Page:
Other applications

Steiner trees have many biological applications. They can be used to describe the ways proteins connect and fold. Steiner trees are also used in phylogeny. Organic chemistry diagrams often include Steiner trees. For example, CH 6 N 3 is a regular hexagon Steiner tree.

Steiner trees have many computer science applications as well, such as in network design and circuit layout.

Questions & Answers

what is Nano technology ?
Bob Reply
write examples of Nano molecule?
The nanotechnology is as new science, to scale nanometric
nanotechnology is the study, desing, synthesis, manipulation and application of materials and functional systems through control of matter at nanoscale
Is there any normative that regulates the use of silver nanoparticles?
Damian Reply
what king of growth are you checking .?
What fields keep nano created devices from performing or assimulating ? Magnetic fields ? Are do they assimilate ?
Stoney Reply
why we need to study biomolecules, molecular biology in nanotechnology?
Adin Reply
yes I'm doing my masters in nanotechnology, we are being studying all these domains as well..
what school?
biomolecules are e building blocks of every organics and inorganic materials.
anyone know any internet site where one can find nanotechnology papers?
Damian Reply
sciencedirect big data base
Introduction about quantum dots in nanotechnology
Praveena Reply
what does nano mean?
Anassong Reply
nano basically means 10^(-9). nanometer is a unit to measure length.
do you think it's worthwhile in the long term to study the effects and possibilities of nanotechnology on viral treatment?
Damian Reply
absolutely yes
how to know photocatalytic properties of tio2 nanoparticles...what to do now
Akash Reply
it is a goid question and i want to know the answer as well
characteristics of micro business
for teaching engĺish at school how nano technology help us
Do somebody tell me a best nano engineering book for beginners?
s. Reply
there is no specific books for beginners but there is book called principle of nanotechnology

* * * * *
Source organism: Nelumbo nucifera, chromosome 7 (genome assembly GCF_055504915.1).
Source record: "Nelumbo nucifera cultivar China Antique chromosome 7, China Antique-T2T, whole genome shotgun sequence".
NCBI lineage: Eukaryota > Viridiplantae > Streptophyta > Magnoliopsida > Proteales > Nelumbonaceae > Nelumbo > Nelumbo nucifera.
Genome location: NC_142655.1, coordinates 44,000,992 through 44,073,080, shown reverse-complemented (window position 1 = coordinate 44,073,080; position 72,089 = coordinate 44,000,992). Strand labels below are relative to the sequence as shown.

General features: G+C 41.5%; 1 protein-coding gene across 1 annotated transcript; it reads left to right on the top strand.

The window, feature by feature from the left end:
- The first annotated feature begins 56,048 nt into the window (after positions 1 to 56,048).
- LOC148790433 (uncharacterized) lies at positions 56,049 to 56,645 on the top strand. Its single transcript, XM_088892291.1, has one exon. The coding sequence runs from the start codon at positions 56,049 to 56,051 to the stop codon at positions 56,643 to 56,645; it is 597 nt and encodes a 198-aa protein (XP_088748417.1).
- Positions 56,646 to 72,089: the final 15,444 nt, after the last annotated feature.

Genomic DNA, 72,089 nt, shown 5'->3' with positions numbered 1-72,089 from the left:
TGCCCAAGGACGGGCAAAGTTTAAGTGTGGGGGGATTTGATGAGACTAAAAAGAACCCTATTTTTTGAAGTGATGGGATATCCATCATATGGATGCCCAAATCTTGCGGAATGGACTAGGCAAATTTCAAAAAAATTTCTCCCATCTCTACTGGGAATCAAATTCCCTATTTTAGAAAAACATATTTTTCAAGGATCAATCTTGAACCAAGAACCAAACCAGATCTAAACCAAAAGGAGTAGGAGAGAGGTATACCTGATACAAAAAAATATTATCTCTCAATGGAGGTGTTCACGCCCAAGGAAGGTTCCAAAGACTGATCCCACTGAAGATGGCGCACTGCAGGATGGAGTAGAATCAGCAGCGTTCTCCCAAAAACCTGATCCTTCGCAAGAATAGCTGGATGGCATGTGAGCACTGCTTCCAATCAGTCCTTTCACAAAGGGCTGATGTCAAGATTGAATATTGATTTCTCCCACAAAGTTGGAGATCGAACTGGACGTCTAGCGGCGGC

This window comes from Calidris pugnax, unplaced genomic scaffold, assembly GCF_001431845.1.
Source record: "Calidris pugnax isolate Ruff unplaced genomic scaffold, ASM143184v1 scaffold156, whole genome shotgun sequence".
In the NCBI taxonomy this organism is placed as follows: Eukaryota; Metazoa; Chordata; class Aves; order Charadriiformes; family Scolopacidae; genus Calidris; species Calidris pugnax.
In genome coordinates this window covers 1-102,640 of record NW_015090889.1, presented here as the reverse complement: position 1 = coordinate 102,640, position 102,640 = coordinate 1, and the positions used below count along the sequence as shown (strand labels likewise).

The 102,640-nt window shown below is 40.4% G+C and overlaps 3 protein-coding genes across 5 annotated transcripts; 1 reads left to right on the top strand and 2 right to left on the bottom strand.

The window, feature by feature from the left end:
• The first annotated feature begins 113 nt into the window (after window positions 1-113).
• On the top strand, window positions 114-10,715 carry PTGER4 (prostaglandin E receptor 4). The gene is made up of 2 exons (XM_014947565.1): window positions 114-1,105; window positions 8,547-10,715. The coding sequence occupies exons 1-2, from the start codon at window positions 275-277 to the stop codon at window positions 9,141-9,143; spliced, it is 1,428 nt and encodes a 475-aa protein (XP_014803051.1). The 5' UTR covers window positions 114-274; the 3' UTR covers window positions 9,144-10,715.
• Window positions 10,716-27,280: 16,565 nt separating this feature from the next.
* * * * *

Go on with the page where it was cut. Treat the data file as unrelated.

what is fullerene does it is used to make bukky balls
Devang Reply
are you nano engineer ?
fullerene is a bucky ball aka Carbon 60 molecule. It was name by the architect Fuller. He design the geodesic dome. it resembles a soccer ball.
what is the actual application of fullerenes nowadays?
That is a great question Damian. best way to answer that question is to Google it. there are hundreds of applications for buck minister fullerenes, from medical to aerospace. you can also find plenty of research papers that will give you great detail on the potential applications of fullerenes.
what is the Synthesis, properties,and applications of carbon nano chemistry
Abhijith Reply
Mostly, they use nano carbon for electronics and for materials to be strengthened.
is Bucky paper clear?
carbon nanotubes has various application in fuel cells membrane, current research on cancer drug,and in electronics MEMS and NEMS etc
so some one know about replacing silicon atom with phosphorous in semiconductors device?
s. Reply
Yeah, it is a pain to say the least. You basically have to heat the substarte up to around 1000 degrees celcius then pass phosphene gas over top of it, which is explosive and toxic by the way, under very low pressure.
Do you know which machine is used to that process?
how to fabricate graphene ink ?
for screen printed electrodes ?
What is lattice structure?
s. Reply
of graphene you mean?
or in general
in general
Graphene has a hexagonal structure
On having this app for quite a bit time, Haven't realised there's a chat room in it.
how did you get the value of 2000N.What calculations are needed to arrive at it
Smarajit Reply
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Source:  OpenStax, Michell trusses study, rice u. nsf vigre group, summer 2013. OpenStax CNX. Sep 02, 2013 Download for free at http://cnx.org/content/col11567/1.2